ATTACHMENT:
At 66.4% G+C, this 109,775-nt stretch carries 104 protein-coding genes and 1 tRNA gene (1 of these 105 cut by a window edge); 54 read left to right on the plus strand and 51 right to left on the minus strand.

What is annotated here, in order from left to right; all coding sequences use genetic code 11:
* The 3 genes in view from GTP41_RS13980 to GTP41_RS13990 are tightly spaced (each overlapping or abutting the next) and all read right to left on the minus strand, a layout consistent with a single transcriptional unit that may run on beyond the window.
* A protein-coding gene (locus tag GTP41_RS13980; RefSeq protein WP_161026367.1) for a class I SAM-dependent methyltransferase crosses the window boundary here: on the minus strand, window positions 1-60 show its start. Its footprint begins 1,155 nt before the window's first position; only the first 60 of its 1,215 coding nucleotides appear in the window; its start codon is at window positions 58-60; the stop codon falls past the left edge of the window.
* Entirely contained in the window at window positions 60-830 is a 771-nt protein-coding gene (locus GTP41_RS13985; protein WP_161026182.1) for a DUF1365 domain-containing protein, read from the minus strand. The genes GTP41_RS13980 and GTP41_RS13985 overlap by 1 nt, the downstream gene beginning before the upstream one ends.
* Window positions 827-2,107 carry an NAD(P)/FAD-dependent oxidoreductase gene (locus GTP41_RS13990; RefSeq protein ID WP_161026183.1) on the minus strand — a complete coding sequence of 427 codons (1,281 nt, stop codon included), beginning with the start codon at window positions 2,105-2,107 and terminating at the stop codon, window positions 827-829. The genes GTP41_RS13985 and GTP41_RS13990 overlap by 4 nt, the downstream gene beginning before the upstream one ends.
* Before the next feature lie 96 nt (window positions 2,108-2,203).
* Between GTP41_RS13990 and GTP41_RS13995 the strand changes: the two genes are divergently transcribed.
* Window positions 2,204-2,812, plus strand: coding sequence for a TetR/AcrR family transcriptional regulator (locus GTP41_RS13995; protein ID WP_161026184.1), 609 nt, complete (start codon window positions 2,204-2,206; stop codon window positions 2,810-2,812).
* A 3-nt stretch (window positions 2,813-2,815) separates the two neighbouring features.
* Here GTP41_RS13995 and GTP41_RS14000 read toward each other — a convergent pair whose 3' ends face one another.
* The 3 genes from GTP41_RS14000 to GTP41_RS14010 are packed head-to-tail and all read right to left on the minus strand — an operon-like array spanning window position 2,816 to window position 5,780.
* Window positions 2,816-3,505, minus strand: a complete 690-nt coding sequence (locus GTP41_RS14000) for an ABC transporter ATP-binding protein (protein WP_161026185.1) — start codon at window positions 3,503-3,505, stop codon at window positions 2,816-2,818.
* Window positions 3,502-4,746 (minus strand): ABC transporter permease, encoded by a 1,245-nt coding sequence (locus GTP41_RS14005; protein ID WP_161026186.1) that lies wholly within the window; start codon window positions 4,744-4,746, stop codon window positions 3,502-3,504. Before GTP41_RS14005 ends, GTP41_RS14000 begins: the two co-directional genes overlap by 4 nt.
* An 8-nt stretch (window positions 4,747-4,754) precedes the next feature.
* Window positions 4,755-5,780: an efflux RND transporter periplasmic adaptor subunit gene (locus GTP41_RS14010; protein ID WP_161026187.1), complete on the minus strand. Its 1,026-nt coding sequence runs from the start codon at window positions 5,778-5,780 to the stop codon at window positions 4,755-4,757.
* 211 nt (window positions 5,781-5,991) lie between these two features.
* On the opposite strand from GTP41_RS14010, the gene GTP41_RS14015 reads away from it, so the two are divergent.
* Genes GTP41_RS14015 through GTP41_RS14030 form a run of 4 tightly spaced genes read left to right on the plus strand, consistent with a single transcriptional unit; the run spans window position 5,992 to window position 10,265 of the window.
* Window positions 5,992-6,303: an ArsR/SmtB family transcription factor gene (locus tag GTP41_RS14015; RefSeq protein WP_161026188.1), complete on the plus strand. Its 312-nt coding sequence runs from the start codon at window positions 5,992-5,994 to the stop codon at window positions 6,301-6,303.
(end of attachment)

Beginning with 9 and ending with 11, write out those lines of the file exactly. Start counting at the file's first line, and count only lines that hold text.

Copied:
* Window positions 2,204-2,812, plus strand: coding sequence for a TetR/AcrR family transcriptional regulator (locus GTP41_RS13995; protein ID WP_161026184.1), 609 nt, complete (start codon window positions 2,204-2,206; stop codon window positions 2,810-2,812).
* A 3-nt stretch (window positions 2,813-2,815) separates the two neighbouring features.
* Here GTP41_RS13995 and GTP41_RS14000 read toward each other — a convergent pair whose 3' ends face one another.